Sloop John B
|"Sloop John B"|
|Single by The Beach Boys|
|from the album Pet Sounds|
|B-side||"You're So Good to Me"|
|Released||March 21, 1966|
|Recorded||Instrumental track: July 12, 1965
Vocals: December 22, 1965
New lead vocals and 12-string electric guitar overdub: December 29, 1965
Western Studios 
|Writer(s)||Traditional, arranged by Brian Wilson
Al Jardine (uncreditied)
|The Beach Boys singles chronology|
"Sloop John B" is the seventh track on The Beach Boys' Pet Sounds album and was also a single which was released in 1966 on Capitol Records. It was originally a traditional West Indies folk song, "The John B. Sails," taken from Carl Sandburg's 1927 collection of folk songs, The American Songbag.
The John B. was an old sponger boat - presumably a sloop - whose crew were in the habit of getting notoriously merry whenever they made port. Around 1900, in Governor's Harbour, Eleuthera, the Bahamas, it was wrecked and sunk.
Beach Boys version
Idea for the song
Alan Lomax made a field recording of "The John B. Sails" in Nassau, 1935, under the title "Histe Up the John B. Sail." This recording appears on the album Bahamas 1935: Chanteys And Anthems From Andros And Cat Island. The song was adapted by The Weavers member Lee Hays and they recorded it as "The Wreck of the John B." The Kingston Trio's 1958 recording of the song, also under the title "The Wreck of the John B.," was the direct influence on the Beach Boys' version. Johnny Cash recorded the song in 1959 as "I Want To Go Home." Jimmie Rodgers recorded the song in 1960 as "The Wreck of John B.", which reached #64 on the Billboard pop chart. Dick Dale and His Del-Tones recorded a surf rock version of the song on the album Surfers' Choice in 1962.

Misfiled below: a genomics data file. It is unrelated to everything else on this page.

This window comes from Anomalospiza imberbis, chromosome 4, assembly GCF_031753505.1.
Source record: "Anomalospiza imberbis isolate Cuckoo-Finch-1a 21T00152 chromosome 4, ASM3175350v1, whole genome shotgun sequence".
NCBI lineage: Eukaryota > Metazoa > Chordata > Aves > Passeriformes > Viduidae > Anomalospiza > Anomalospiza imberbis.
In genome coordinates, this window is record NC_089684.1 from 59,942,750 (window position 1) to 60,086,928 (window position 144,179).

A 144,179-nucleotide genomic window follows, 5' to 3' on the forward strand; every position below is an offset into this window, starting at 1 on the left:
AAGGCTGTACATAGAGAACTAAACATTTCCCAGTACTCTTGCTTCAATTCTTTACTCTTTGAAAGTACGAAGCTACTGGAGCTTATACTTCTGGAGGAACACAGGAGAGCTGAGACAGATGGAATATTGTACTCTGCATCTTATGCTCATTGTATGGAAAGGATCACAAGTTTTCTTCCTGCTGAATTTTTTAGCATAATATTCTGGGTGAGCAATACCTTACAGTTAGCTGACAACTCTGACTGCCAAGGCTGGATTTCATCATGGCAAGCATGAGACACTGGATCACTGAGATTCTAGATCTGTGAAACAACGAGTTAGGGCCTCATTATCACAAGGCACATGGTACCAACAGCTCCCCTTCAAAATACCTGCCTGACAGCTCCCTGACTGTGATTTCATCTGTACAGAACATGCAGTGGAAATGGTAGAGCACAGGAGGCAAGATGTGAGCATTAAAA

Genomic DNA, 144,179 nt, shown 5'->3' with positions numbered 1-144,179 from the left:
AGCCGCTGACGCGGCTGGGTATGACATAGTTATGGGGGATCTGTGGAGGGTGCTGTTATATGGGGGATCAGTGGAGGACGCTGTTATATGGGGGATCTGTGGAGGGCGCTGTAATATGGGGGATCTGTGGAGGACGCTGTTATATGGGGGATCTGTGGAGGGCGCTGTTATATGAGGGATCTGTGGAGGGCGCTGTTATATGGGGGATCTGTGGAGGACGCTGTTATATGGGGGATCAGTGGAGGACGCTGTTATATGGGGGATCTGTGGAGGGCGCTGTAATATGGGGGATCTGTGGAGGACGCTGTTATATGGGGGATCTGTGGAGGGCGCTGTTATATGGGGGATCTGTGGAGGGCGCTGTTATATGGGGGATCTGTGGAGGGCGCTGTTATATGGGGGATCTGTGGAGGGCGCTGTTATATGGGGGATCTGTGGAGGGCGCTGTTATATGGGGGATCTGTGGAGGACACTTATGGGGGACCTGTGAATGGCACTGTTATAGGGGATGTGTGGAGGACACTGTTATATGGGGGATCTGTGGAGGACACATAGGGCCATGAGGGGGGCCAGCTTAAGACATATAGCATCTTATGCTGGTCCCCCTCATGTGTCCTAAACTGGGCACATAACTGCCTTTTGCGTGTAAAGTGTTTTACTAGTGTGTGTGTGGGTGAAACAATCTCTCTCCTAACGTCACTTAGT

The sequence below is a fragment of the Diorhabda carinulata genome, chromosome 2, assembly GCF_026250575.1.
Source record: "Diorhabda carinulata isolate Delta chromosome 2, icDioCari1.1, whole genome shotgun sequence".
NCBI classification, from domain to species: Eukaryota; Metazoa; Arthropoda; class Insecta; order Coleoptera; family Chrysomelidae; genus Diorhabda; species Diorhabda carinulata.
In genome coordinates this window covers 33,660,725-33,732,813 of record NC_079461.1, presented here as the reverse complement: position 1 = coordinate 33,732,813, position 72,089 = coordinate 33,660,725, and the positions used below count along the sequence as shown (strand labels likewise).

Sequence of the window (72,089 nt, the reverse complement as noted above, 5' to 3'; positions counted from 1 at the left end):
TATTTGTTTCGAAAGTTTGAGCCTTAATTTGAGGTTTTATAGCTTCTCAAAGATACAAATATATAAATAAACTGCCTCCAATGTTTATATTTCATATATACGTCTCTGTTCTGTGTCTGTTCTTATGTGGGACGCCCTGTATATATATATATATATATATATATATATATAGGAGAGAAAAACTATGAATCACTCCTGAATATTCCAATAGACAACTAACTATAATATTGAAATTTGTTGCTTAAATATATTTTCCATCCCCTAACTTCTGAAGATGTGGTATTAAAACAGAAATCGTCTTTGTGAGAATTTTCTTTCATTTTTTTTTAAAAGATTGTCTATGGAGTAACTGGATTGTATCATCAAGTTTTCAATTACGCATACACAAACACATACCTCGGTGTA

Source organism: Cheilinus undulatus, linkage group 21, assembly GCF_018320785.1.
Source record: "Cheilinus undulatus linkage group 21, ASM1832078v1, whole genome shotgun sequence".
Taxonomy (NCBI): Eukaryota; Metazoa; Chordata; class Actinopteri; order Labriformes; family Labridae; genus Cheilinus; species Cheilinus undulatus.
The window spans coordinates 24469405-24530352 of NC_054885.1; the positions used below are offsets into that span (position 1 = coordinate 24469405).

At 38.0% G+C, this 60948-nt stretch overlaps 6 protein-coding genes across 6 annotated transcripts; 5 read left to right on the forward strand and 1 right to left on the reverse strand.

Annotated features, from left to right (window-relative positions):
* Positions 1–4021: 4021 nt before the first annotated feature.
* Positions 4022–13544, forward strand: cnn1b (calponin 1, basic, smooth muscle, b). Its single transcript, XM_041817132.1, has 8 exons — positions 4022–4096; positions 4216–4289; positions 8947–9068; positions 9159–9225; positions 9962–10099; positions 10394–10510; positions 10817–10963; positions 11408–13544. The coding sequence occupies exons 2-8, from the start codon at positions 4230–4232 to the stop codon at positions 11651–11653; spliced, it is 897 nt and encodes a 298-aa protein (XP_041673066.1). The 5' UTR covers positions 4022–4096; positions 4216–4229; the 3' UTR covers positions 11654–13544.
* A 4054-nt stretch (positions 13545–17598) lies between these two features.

- "Brian was at the piano. I asked him if I could sit down and show him something. I laid out the chord pattern for 'Sloop John B.' I said, 'Remember this song?' I played it. He said, 'I'm not a big fan of the Kingston Trio.' He wasn't into folk music. But I didn't give up on the idea. So what I did was to sit down and play it for him in the Beach Boys idiom. I figured if I gave it to him in the right light, he might end up believing in it. So I modified the chord changes so it would be a little more interesting. The original song is basically a three-chord song, and I knew that wouldn't fly. So I put some minor changes in there, and it stretched out the possibilities from a vocal point of view. Anyway, I played it, walked away from the piano and we went back to work. The very next day, I got a phone call to come down to the studio. Brian played the song for me, and I was blown away. The idea stage to the completed track took less than 24 hours."
Choosing the lead vocalist
Al Jardine then explains that Brian "then lined us up one at a time to try out for the lead vocal. I had naturally assumed I would sing the lead, since I had brought in the arrangement. It was like interviewing for a job. Pretty funny. He didn't like any of us. My vocal had a much more mellow approach because I was bringing it from the folk idiom. For the radio, we needed a more rock approach. Brian and Mike ended up singing it. But I had a lot of fun bringing the idea to the band. It was very rewarding in every way but one: I was never given label credit for my contribution." On the final recording, Brian Wilson sang the first and third verses, while Mike Love sang the second verse. The box set The Pet Sounds Sessions includes two alternative takes, one with Carl Wilson singing lead on the first two verses, and one with Brian Wilson singing all parts.
Brian Wilson changed the lyrics in three of the lines of the song. He changed the lyric "This is the worst trip since I've been born" to "This is the worst trip I've ever been on." He also changed the lyric "I feel so break up" to "I feel so broke up." At 0:57 on the master recording one member of the band sings the original lyric (0:55 on the Acappella recording from the Pet Sounds Sessions). The line "Broke into the people's trunk" was also changed to "Broke in the captain's trunk."